Promoting healthy competition for kids
Vickie’s parents were jumping up and down while they watched their powerful 10-year-old daughter slam the softball into left field. “Go for it Vickie!” they shrieked. Vickie was flying towards third when the left fielder made a great throw to the third baseman. Vickie went down for the long slide, but she was too late. The umpire called her out.
In a scene repeated throughout the land, Vickie’s parents went ballistic. Her dad charged toward the umpire, shouting at the top of his lungs—“Are you blind? Don’t you have eyes? Can’t you see she’s safe!?” His eyes were bulging out of his head. Vickie watched her parents with a look of horror and shame.
“Oh, no, here they go again,” she sighed to herself. She wished she could shrink into the ground and disappear.
Parents can play a significant positive (or negative) role in their child’s involvement with competitive sports. What can parents do to help children have a good experience?
Dr. Tracy Spencer, longtime Everett internist, is the father of four, all of whom were competitive swimmers as teens. Needless to say, he and his wife spent many hours attending swim meets. Dr. Spencer notes, “It’s important to remember that sports are only a game. Participation in all kinds of sports can provide wonderful experiences for kids. But make sure not to compare your child with other children.” He also warns parents-- “When sports take up too much time for a youngster, they may become a burden for them rather than a benefit.” As in all things, striking a balance is critical.
Parents need to keep competition in perspective. When kids are asked about what they like about sports, they rarely mention winning. Kids play sports for fun. This is precisely what parents need to remember from the moment Billie starts soccer in first grade and throughout his athletic career.
Parents can help their children enjoy sports by minimizing the competitive elements and by emphasizing skill development. The goal is for each child to learn new skills and to improve their own performance. It’s natural, to some degree, for children to get caught up in competitive fervor. Parents need to keep their own excitement in check. When parents take a more detached view about winning, children can focus on having fun.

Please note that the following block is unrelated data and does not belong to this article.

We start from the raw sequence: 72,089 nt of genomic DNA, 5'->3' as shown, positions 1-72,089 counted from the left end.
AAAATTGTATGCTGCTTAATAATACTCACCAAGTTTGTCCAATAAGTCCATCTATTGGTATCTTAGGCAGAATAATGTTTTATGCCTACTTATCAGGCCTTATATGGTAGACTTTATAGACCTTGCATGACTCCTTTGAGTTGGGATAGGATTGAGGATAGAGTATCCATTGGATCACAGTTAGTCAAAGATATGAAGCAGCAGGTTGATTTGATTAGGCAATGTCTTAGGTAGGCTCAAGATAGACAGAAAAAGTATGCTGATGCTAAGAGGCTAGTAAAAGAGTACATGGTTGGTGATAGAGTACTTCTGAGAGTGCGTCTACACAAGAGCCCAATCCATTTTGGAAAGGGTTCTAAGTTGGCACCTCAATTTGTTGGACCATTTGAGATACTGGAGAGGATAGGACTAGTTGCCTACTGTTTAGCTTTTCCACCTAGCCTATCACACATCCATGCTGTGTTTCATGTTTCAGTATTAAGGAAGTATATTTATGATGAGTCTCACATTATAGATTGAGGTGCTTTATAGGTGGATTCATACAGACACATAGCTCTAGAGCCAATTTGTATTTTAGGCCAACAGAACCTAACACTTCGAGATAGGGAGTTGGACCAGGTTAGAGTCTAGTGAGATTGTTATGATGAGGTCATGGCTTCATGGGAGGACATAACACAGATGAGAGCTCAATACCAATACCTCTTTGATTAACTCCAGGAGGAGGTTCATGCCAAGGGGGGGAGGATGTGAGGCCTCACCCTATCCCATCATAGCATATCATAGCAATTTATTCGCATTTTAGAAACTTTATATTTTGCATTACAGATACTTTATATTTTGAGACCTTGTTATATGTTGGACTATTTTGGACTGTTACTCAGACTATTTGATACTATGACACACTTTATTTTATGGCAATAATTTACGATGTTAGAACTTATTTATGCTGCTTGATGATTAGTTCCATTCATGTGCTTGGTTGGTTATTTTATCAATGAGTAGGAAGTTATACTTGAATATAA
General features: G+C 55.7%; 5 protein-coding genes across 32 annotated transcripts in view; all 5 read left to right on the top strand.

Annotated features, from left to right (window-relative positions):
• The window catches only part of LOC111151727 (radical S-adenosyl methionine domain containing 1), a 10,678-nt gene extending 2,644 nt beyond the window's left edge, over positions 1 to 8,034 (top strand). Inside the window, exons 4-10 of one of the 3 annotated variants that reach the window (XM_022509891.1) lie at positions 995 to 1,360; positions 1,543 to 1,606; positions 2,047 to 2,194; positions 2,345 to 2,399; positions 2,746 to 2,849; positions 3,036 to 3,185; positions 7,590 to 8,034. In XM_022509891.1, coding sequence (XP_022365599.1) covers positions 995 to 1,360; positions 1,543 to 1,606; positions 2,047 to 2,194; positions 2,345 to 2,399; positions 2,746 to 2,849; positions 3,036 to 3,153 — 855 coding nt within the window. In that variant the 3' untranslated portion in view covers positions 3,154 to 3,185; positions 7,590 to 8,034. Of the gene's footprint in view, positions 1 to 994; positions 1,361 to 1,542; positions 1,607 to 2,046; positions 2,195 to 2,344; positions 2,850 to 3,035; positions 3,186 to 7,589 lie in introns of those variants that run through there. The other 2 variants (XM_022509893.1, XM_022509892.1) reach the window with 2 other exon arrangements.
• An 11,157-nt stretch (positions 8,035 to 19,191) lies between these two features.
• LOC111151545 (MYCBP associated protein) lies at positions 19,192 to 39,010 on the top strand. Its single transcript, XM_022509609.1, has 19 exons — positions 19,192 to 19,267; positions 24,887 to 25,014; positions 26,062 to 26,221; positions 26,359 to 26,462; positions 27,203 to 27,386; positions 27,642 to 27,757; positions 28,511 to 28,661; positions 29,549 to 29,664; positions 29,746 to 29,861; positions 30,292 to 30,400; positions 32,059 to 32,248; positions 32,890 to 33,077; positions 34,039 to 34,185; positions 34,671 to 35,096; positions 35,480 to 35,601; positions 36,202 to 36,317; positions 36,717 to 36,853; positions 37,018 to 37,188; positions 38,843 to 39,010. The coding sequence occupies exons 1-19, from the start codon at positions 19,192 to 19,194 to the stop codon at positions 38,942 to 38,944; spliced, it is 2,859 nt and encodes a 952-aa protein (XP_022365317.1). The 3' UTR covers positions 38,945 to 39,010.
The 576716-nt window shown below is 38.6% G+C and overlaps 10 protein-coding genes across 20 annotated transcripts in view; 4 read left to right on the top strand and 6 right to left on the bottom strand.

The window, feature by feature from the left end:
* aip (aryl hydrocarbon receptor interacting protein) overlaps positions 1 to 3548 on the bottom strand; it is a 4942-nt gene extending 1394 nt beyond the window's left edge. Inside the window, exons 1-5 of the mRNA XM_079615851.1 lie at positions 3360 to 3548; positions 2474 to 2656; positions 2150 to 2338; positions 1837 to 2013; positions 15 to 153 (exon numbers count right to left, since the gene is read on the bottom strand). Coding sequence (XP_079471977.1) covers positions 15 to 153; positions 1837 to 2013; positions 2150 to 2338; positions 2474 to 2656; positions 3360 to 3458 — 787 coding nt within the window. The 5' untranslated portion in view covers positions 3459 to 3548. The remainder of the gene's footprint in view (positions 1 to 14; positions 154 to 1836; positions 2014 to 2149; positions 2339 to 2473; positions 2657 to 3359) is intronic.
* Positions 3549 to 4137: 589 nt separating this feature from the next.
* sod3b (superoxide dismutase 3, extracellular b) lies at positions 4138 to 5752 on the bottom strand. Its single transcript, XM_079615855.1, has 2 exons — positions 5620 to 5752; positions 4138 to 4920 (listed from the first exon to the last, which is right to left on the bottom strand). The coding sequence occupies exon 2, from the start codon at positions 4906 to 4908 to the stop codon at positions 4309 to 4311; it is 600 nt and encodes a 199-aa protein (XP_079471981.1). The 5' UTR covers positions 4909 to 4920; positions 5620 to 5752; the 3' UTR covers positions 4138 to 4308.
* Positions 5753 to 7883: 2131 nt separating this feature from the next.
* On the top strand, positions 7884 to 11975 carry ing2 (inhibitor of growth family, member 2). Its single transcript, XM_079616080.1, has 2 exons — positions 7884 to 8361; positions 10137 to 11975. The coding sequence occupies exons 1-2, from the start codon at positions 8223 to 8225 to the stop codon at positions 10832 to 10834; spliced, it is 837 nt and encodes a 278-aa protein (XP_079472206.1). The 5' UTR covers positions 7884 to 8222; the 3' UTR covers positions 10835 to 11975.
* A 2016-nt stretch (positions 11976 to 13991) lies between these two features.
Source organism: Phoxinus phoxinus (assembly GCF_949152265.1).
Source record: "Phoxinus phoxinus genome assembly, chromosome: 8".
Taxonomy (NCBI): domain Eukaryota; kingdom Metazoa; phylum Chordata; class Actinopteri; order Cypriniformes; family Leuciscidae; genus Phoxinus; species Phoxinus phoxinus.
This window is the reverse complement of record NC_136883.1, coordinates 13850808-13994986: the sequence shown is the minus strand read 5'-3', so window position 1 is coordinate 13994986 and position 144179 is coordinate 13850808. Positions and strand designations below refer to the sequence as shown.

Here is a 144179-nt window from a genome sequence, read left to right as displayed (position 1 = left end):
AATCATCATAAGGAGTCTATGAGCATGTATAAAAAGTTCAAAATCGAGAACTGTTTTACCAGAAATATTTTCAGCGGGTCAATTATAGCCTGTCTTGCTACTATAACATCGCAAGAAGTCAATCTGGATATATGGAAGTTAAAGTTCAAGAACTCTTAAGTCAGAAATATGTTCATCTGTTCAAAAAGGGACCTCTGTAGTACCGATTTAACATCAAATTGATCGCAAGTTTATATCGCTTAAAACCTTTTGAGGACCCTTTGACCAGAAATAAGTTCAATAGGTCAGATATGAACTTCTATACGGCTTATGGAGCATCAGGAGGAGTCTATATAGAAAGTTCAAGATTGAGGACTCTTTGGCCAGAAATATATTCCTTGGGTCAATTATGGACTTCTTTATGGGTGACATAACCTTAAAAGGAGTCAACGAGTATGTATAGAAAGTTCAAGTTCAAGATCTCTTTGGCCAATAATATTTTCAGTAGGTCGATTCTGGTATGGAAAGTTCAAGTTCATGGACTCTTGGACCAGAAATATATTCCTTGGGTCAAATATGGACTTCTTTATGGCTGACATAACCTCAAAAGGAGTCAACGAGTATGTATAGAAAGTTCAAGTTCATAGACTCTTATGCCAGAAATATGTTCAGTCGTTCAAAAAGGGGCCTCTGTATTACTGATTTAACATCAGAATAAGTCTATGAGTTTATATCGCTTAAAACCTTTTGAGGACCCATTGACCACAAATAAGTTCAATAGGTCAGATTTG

Sports can provide children with tools for personal growth and development as well. With a capable coach and proper support from parents, kids learn how to work with other children towards a common goal. They develop mastery of their body and they experience the pleasure of accomplishing something worthwhile. It’s all about taking a swing at the plate rather than hitting a home run. For children with less academic ambitions, sports can be a playing field filled with accomplishment and self-esteem. For some teens, athletics keep them engaged in school when otherwise they might drop out.
Finally, it also helps to make sports and physical activity a family affair. Exercise is not just for kids! Bike riding, in-line skating, swimming, softball, Frisbee, basketball
and hiking can be enjoyed by “kids” of all ages. These family activities emphasize the fun aspect of sports and make for life long health habits. Physical activity should be a regular part of life, not just for a seasonal sport.
Imagine this scenario the next time Vickie is called out. Her parents go over to her and give her a big hug. “It was so great to see you hit the ball so hard and put so much effort into going as far as you could,” her dad says, while her mother beams with pride. In this scenario, Vickie feels like she’s 10 feet tall.